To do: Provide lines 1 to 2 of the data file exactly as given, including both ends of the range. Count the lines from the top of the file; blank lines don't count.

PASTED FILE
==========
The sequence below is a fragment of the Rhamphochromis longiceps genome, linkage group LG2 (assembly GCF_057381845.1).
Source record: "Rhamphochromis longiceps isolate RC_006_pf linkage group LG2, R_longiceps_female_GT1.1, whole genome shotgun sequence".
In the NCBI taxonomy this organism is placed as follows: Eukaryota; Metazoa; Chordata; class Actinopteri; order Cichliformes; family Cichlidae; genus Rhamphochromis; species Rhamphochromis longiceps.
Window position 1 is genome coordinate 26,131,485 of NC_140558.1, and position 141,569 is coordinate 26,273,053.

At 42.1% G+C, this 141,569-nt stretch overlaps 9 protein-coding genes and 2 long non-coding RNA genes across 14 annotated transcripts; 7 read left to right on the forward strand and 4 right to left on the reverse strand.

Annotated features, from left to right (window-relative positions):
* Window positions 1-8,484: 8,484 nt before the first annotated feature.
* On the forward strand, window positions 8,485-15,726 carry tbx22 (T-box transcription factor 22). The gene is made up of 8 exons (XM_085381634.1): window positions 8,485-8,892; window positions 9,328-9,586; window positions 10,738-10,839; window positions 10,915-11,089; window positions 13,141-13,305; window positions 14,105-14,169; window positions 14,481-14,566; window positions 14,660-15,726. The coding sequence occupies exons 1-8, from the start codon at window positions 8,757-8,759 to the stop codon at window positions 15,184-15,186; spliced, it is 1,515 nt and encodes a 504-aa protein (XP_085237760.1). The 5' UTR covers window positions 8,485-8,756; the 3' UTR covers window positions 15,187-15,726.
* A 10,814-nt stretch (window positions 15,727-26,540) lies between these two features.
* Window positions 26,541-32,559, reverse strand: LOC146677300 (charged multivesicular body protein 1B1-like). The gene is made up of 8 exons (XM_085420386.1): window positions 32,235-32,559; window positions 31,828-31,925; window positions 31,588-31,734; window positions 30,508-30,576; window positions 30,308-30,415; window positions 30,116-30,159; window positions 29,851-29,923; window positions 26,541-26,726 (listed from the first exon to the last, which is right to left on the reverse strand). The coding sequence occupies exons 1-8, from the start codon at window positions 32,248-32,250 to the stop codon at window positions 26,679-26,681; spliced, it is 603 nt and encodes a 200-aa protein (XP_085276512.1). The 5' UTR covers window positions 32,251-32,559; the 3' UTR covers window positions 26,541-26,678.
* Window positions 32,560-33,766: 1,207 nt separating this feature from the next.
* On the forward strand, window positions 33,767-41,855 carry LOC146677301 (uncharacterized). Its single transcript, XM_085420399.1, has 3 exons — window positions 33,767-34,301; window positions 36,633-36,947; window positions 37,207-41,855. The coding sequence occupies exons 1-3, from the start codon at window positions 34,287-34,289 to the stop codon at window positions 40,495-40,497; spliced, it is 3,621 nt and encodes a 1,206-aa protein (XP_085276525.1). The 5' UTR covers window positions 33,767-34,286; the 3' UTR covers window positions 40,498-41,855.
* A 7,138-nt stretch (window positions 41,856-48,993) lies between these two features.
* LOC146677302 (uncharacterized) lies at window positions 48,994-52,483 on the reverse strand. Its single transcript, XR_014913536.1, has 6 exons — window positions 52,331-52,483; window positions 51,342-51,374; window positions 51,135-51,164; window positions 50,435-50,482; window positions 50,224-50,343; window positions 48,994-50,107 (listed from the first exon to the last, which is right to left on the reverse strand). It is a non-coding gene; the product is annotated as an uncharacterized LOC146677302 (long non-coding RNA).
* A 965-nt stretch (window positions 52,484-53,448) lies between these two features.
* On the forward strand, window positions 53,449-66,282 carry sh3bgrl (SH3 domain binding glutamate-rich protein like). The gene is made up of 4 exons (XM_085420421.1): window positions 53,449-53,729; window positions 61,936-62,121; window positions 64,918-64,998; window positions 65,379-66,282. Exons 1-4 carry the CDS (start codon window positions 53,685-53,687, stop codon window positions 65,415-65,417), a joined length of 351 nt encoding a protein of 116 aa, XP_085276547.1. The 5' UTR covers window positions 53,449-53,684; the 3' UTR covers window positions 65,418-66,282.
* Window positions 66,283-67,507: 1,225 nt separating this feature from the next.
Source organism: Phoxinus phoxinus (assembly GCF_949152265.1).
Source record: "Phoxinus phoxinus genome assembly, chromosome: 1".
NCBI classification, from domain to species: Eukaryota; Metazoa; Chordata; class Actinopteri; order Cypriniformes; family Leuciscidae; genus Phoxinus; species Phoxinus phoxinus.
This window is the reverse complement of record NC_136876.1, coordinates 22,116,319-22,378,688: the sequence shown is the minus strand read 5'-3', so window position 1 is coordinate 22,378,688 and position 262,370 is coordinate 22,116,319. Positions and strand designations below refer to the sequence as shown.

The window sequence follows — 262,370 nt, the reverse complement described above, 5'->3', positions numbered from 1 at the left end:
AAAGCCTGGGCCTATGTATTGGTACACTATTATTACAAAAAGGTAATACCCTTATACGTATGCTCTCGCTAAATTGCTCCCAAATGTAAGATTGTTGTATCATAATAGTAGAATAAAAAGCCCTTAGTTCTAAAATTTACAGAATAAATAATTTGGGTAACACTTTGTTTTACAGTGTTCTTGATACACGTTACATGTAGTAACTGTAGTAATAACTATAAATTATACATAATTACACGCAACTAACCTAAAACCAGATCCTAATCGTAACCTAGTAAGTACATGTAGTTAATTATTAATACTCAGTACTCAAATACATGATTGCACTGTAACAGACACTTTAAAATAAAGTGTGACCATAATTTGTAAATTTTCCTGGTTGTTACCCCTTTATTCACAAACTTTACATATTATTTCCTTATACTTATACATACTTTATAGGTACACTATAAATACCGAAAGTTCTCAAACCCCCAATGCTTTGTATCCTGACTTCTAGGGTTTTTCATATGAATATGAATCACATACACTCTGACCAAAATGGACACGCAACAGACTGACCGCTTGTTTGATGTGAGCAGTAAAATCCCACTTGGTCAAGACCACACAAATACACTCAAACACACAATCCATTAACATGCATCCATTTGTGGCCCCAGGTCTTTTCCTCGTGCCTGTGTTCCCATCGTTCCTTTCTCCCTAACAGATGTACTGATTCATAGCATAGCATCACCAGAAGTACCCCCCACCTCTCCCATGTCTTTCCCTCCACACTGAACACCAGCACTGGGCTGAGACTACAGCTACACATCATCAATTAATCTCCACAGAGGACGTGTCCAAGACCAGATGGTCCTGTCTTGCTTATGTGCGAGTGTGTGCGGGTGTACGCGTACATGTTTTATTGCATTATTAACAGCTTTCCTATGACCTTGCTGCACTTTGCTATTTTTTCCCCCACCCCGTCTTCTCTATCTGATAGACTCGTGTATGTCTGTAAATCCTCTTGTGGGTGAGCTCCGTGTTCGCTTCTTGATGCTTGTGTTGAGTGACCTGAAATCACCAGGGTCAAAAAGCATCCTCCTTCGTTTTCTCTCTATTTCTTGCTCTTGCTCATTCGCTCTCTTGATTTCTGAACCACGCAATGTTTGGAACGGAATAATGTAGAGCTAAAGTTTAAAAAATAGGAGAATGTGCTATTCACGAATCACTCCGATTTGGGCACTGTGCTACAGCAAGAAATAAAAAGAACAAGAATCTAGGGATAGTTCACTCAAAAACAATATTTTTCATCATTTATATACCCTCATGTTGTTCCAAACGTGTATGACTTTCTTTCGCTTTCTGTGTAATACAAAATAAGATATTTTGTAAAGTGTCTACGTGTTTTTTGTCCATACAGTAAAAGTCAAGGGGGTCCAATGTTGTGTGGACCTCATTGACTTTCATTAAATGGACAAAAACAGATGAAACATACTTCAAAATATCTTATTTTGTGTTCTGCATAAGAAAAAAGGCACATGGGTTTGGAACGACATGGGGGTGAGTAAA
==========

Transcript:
The sequence below is a fragment of the Rhamphochromis longiceps genome, linkage group LG2 (assembly GCF_057381845.1).
Source record: "Rhamphochromis longiceps isolate RC_006_pf linkage group LG2, R_longiceps_female_GT1.1, whole genome shotgun sequence".